Despite strong job creation, South Florida gets fewer financial incentives from the state than Florida’s other large metro areas, a new state report shows.
The reason: Open land and office space are hard to come by here, so the region has a tougher time attracting large employers from other states, development leaders say.
Those type of deals are the ones that attract tax breaks from state government.
Palm Beach County, Broward and Miami-Dade employers created 8,384 jobs compared with 6,638 in the Orlando region during the fiscal year ending in June, according to the report from Enterprise Florida, the state’s public-private partnership for job creation.
But employers in the tri-county area received only $19.63 million in incentives — less than half of the $49.85 million of incentives in the Orlando area, the report says.
The Tampa region outdid both South Florida and Orlando in jobs, with employers creating 11,465. Tampa employers were awarded financial incentives of $38.59 million.
Local leaders say they would like more of the big company moves, which create more jobs and attract more state money.
“I would like to see more game-changer projects for Palm Beach County,” said Kelly Smallridge, president of Palm Beach’s Business Development Board.
Palm Beach County had only one such project in the past year: Office Depot, which decided in 2013 to keep its headquarters in Boca Raton after merging with Illinois-based OfficeMax.
The office-supply retailer could receive up to $5 million in new incentives from the state and local officials on top of millions of dollars granted years earlier.
In Broward County, state incentives included AutoNation, the nation’s top automobile dealer in Fort Lauderdale, which won $448,000 for a commitment of 56 new jobs, and Prolexic Technologies, an IT company that expanded to Fort Lauderdale, $250,000 for 120 retained jobs and 118 new jobs, with a $1.16 million capital investment.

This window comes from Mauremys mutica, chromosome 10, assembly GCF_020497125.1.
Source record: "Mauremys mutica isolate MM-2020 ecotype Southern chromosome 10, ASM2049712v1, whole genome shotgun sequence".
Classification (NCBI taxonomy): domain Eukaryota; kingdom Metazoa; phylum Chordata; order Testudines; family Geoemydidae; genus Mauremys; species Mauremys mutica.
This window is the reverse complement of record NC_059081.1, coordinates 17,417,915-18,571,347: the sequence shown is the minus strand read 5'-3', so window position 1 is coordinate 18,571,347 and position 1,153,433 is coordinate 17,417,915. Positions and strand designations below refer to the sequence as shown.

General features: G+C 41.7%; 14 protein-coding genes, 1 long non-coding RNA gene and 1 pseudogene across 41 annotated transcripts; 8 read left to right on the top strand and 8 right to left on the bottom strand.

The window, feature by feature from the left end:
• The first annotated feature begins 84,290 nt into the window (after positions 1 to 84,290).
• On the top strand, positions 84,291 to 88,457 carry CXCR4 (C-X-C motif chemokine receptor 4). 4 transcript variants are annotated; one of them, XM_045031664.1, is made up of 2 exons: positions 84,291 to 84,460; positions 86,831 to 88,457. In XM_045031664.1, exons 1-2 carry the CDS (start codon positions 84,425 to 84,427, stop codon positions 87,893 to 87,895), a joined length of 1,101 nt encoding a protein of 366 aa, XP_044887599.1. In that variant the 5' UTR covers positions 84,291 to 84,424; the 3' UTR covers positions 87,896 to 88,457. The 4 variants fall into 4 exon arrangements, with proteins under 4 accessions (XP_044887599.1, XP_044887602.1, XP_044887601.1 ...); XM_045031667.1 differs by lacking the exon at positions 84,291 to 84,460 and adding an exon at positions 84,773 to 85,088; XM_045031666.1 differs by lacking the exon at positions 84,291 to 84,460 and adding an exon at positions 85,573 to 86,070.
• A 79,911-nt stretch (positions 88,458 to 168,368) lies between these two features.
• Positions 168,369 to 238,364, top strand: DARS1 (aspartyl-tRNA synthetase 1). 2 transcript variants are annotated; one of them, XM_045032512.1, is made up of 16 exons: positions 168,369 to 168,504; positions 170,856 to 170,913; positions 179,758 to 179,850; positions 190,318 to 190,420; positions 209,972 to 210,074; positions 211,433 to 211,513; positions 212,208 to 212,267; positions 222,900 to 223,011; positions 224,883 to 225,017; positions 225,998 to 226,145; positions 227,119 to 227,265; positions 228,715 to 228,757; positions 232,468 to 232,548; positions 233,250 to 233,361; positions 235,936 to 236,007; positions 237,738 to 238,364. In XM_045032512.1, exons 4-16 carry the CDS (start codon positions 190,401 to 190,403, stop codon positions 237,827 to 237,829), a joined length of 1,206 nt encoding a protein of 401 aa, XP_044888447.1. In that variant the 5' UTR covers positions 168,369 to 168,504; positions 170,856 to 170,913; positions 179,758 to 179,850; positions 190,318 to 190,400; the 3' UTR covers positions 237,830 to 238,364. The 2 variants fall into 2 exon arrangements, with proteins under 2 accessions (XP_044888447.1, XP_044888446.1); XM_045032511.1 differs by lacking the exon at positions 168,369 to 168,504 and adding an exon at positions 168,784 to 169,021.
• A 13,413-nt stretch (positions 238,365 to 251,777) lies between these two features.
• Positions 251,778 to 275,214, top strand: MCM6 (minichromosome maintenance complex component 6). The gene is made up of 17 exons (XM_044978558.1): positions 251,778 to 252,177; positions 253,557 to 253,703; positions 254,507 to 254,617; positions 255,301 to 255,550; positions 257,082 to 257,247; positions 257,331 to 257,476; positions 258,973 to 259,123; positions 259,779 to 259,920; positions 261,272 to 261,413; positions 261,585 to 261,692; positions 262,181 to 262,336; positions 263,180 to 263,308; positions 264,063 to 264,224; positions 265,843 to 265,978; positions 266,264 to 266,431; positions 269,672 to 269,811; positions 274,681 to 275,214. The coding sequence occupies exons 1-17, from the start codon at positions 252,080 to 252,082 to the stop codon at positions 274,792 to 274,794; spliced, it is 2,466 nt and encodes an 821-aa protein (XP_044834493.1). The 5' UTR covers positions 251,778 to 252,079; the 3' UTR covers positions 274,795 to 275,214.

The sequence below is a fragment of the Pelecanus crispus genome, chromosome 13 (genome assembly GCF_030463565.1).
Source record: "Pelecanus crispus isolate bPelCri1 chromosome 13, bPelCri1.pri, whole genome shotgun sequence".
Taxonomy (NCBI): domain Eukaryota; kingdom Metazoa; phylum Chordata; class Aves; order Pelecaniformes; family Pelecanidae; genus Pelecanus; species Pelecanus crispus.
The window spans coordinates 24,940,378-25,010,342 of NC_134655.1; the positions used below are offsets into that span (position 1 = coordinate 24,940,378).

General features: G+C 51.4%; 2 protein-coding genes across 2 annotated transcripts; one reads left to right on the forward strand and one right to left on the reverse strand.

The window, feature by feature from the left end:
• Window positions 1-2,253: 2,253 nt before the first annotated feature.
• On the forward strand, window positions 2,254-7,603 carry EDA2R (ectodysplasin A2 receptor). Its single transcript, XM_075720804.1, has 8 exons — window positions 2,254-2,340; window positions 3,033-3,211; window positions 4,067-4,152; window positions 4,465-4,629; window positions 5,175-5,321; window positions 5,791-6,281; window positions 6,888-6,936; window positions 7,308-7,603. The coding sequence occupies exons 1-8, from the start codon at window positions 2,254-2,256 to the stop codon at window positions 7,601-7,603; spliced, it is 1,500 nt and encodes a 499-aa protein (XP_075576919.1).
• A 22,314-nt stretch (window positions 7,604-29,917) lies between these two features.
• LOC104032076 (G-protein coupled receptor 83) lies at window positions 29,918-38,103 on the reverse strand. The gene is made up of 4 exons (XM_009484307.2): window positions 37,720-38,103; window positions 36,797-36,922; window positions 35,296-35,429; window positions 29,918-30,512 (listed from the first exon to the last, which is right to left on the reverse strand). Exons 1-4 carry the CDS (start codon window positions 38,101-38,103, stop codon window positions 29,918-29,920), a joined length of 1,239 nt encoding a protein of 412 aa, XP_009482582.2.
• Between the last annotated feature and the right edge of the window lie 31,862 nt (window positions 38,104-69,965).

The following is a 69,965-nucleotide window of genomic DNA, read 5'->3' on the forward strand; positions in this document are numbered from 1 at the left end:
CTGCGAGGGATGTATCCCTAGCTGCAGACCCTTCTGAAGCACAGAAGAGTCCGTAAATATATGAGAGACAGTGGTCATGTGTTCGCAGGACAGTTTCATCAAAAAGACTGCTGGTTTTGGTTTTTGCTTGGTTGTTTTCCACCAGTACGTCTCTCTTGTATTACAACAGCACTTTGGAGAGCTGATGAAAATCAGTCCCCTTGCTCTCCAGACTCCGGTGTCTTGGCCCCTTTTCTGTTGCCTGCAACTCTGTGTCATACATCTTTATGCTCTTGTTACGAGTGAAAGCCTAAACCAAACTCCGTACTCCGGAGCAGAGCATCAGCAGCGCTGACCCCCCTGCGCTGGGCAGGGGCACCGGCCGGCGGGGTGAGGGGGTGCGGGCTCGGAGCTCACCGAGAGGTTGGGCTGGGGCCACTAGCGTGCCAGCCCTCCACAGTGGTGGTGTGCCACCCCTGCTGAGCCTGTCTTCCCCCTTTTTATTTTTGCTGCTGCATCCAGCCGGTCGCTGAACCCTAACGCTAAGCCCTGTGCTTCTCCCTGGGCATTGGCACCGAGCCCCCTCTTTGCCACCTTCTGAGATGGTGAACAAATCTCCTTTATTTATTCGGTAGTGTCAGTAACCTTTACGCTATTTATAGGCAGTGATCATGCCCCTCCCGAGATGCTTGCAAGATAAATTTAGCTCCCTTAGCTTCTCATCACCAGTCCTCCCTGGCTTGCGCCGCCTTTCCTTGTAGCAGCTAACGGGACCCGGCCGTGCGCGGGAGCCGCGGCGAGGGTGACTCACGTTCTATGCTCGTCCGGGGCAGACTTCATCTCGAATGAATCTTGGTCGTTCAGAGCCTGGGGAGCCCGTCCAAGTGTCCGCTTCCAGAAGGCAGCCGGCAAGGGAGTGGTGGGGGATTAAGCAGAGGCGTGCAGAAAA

The Orlando area attracted companies including Northrop Grumman Systems Corp., with 1,000 jobs and a $61 million capital investment. The Tampa region won Amazon operations, with 375 new jobs and $1.25 million in capital investment, and USAA (United Services Automobile Association), with 1,215 new jobs and a $164 million investment.
Smallridge said the state awards incentives based on three factors: the company’s capital investment (the amount it will spend on the expansion); the number of jobs created; and employee pay that is above average.
According to Enterprise Florida, Orlando attracted $864.9 million in capital investment, Tampa $561.4 and South Florida $495.16 million.
Palm Beach County gets passed over by some companies looking for 150,000 square feet or more of contiguous office space — the county simply doesn’t have it, Smallridge said.
But the county does have land available for building, which could make it eligible for large manufacturing and distribution projects or new headquarters operations, Smallridge said.
Bob Swindell, president of the Greater Fort Lauderdale Alliance, said Broward’s lack of available land puts it at a disadvantage in attracting big projects and incentives.
When Broward County does compete for economic development projects, the alliance treads carefully before talking about incentives, he said. If local officials are supportive, the alliance floats the deal by the state. But at the outset, Swindell tells the prospect, “I’m not sure what we can do right now.”
“Nothing can kill a deal faster than false expectations,” he said.
Enterprise Florida reported that the state added 36,207 jobs, a 44 percent increase over fiscal 2012-2013. Those companies agreed to $2.79 billion in capital investment, a 41 percent increase from a year earlier.
In a February 2013 study, government watchdog group Integrity Florida found that Enterprise Florida had failed to meet its job-creation objectives and had not secured 50 percent of its funding from the private sector as required.
Enterprise Florida and the state legislature changed the group’s metrics in 2011, said Sean Helton, spokesman for Enterprise Florida. And the legislature increased its budget to $19.9 million this fiscal year from $18 million, while available incentives were increased to $71 million from $70.5 million a year ago, he said.
Incentives are critical to competing for new companies and jobs in Florida, he said.
“Economic development has never been more competitive than it is today. Enterprise Florida and our partners are competing not only with other states but with other countries,” Helton said.
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Comparing financial incentives
Broward: 3,237 new jobs; $338.25 million in capital investment; $7.14 million in incentives
Palm Beach: 3,634 jobs; $72.56 million in capital investment; $10 million in incentives
Miami: 1,513 jobs; $84.35 million in capital investment; $2.49 million in incentives
Source: Enterprise Florida report, fiscal year 2013-2014